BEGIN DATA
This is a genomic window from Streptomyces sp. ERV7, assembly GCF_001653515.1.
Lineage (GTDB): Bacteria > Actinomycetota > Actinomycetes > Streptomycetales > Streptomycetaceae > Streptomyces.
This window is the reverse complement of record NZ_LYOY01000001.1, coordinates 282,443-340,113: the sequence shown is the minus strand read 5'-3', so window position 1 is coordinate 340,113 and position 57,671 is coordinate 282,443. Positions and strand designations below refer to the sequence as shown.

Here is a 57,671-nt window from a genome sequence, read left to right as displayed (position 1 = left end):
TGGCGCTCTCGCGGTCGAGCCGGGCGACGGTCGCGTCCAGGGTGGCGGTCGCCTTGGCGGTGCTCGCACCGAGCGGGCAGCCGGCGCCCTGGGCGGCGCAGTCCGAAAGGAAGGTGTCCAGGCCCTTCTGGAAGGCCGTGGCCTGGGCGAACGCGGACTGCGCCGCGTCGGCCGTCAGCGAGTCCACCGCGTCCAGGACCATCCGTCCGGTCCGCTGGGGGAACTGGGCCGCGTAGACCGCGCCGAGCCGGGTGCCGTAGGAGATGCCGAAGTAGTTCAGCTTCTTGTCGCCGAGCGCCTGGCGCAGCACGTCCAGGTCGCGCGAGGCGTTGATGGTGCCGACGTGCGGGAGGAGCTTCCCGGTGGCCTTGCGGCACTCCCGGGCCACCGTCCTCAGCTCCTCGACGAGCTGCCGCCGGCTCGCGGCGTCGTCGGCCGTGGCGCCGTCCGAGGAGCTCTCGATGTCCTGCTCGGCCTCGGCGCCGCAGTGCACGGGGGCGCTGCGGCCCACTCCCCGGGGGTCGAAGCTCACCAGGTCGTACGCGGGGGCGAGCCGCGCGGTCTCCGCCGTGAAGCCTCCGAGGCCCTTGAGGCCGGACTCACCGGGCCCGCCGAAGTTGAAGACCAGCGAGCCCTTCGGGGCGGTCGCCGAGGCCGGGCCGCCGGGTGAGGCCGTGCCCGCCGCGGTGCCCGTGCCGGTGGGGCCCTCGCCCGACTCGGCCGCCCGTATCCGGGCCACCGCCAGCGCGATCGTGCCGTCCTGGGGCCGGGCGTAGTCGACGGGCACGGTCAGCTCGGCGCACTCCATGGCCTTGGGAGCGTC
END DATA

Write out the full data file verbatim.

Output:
This is a genomic window from Streptomyces sp. ERV7, assembly GCF_001653515.1.
Lineage (GTDB): Bacteria > Actinomycetota > Actinomycetes > Streptomycetales > Streptomycetaceae > Streptomyces.
This window is the reverse complement of record NZ_LYOY01000001.1, coordinates 282,443-340,113: the sequence shown is the minus strand read 5'-3', so window position 1 is coordinate 340,113 and position 57,671 is coordinate 282,443. Positions and strand designations below refer to the sequence as shown.

Here is a 57,671-nt window from a genome sequence, read left to right as displayed (position 1 = left end):
TGGCGCTCTCGCGGTCGAGCCGGGCGACGGTCGCGTCCAGGGTGGCGGTCGCCTTGGCGGTGCTCGCACCGAGCGGGCAGCCGGCGCCCTGGGCGGCGCAGTCCGAAAGGAAGGTGTCCAGGCCCTTCTGGAAGGCCGTGGCCTGGGCGAACGCGGACTGCGCCGCGTCGGCCGTCAGCGAGTCCACCGCGTCCAGGACCATCCGTCCGGTCCGCTGGGGGAACTGGGCCGCGTAGACCGCGCCGAGCCGGGTGCCGTAGGAGATGCCGAAGTAGTTCAGCTTCTTGTCGCCGAGCGCCTGGCGCAGCACGTCCAGGTCGCGCGAGGCGTTGATGGTGCCGACGTGCGGGAGGAGCTTCCCGGTGGCCTTGCGGCACTCCCGGGCCACCGTCCTCAGCTCCTCGACGAGCTGCCGCCGGCTCGCGGCGTCGTCGGCCGTGGCGCCGTCCGAGGAGCTCTCGATGTCCTGCTCGGCCTCGGCGCCGCAGTGCACGGGGGCGCTGCGGCCCACTCCCCGGGGGTCGAAGCTCACCAGGTCGTACGCGGGGGCGAGCCGCGCGGTCTCCGCCGTGAAGCCTCCGAGGCCCTTGAGGCCGGACTCACCGGGCCCGCCGAAGTTGAAGACCAGCGAGCCCTTCGGGGCGGTCGCCGAGGCCGGGCCGCCGGGTGAGGCCGTGCCCGCCGCGGTGCCCGTGCCGGTGGGGCCCTCGCCCGACTCGGCCGCCCGTATCCGGGCCACCGCCAGCGCGATCGTGCCGTCCTGGGGCCGGGCGTAGTCGACGGGCACGGTCAGCTCGGCGCACTCCATGGCCTTGGGAGCGTC